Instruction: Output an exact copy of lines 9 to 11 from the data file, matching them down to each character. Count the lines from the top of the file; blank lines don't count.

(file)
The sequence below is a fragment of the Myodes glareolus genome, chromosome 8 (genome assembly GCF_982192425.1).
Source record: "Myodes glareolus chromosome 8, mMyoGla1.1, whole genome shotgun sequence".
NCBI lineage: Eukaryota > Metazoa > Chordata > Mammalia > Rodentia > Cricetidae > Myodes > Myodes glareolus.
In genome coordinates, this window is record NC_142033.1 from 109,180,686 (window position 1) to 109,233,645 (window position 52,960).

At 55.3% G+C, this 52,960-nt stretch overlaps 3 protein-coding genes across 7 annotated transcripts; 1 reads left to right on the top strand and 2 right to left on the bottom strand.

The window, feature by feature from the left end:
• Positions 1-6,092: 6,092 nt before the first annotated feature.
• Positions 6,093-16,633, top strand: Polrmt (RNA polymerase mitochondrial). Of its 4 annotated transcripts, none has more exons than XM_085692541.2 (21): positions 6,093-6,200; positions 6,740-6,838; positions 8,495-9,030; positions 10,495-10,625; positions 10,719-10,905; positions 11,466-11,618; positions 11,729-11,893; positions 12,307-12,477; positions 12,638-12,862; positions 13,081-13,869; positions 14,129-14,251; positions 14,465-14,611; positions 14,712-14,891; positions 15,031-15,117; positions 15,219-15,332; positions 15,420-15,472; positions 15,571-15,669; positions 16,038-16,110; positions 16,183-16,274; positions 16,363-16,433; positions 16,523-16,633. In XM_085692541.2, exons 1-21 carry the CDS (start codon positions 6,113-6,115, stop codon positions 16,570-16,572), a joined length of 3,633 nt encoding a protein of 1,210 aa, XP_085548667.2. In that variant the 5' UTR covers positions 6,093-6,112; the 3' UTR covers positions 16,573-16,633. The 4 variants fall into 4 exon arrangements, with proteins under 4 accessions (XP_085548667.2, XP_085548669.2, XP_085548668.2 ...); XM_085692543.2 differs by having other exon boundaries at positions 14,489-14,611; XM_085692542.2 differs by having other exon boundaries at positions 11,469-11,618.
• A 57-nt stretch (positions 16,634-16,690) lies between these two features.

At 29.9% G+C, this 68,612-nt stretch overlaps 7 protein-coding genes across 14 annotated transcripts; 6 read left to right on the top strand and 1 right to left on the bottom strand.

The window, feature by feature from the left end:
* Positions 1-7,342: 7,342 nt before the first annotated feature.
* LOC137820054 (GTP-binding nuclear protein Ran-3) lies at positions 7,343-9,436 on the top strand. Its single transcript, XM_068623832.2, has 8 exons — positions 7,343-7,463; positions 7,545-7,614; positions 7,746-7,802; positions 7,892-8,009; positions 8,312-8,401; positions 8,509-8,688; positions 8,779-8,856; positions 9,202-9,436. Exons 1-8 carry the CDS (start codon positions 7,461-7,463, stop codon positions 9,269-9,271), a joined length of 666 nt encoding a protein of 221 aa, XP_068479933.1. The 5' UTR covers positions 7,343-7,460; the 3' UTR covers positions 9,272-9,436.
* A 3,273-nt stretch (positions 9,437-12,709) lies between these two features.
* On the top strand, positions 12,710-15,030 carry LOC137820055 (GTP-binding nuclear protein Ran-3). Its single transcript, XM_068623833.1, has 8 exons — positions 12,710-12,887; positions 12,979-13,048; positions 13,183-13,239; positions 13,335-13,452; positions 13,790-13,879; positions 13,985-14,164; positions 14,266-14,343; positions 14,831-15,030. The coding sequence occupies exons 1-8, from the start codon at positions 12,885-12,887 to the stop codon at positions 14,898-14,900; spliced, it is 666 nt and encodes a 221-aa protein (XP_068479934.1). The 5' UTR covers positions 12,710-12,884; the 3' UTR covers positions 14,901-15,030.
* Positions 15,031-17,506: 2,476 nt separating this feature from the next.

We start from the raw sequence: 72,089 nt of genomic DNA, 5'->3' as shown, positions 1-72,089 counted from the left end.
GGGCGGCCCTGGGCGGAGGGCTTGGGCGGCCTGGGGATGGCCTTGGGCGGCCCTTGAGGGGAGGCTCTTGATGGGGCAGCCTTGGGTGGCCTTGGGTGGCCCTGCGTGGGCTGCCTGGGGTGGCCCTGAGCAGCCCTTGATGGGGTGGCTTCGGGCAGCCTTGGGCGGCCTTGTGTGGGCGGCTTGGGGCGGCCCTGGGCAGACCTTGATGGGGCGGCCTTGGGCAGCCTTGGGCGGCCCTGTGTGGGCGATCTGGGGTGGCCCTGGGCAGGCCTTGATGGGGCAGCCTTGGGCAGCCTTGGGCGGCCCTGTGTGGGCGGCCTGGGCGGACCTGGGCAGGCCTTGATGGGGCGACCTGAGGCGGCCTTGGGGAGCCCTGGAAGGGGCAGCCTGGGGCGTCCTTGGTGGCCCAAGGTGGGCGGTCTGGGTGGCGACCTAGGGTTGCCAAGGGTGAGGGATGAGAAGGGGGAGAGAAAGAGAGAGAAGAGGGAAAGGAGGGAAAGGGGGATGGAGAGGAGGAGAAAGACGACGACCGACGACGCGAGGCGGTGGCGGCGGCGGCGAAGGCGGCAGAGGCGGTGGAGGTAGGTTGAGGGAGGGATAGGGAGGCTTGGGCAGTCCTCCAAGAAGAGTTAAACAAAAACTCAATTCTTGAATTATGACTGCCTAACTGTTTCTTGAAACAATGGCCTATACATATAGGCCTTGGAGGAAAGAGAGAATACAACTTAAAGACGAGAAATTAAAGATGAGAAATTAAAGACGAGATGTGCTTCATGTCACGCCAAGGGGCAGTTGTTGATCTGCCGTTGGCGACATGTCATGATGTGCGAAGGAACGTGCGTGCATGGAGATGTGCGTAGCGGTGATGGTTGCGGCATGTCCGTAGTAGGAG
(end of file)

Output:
• A 57-nt stretch (positions 16,634-16,690) lies between these two features.

At 29.9% G+C, this 68,612-nt stretch overlaps 7 protein-coding genes across 14 annotated transcripts; 6 read left to right on the top strand and 1 right to left on the bottom strand.

The window, feature by feature from the left end: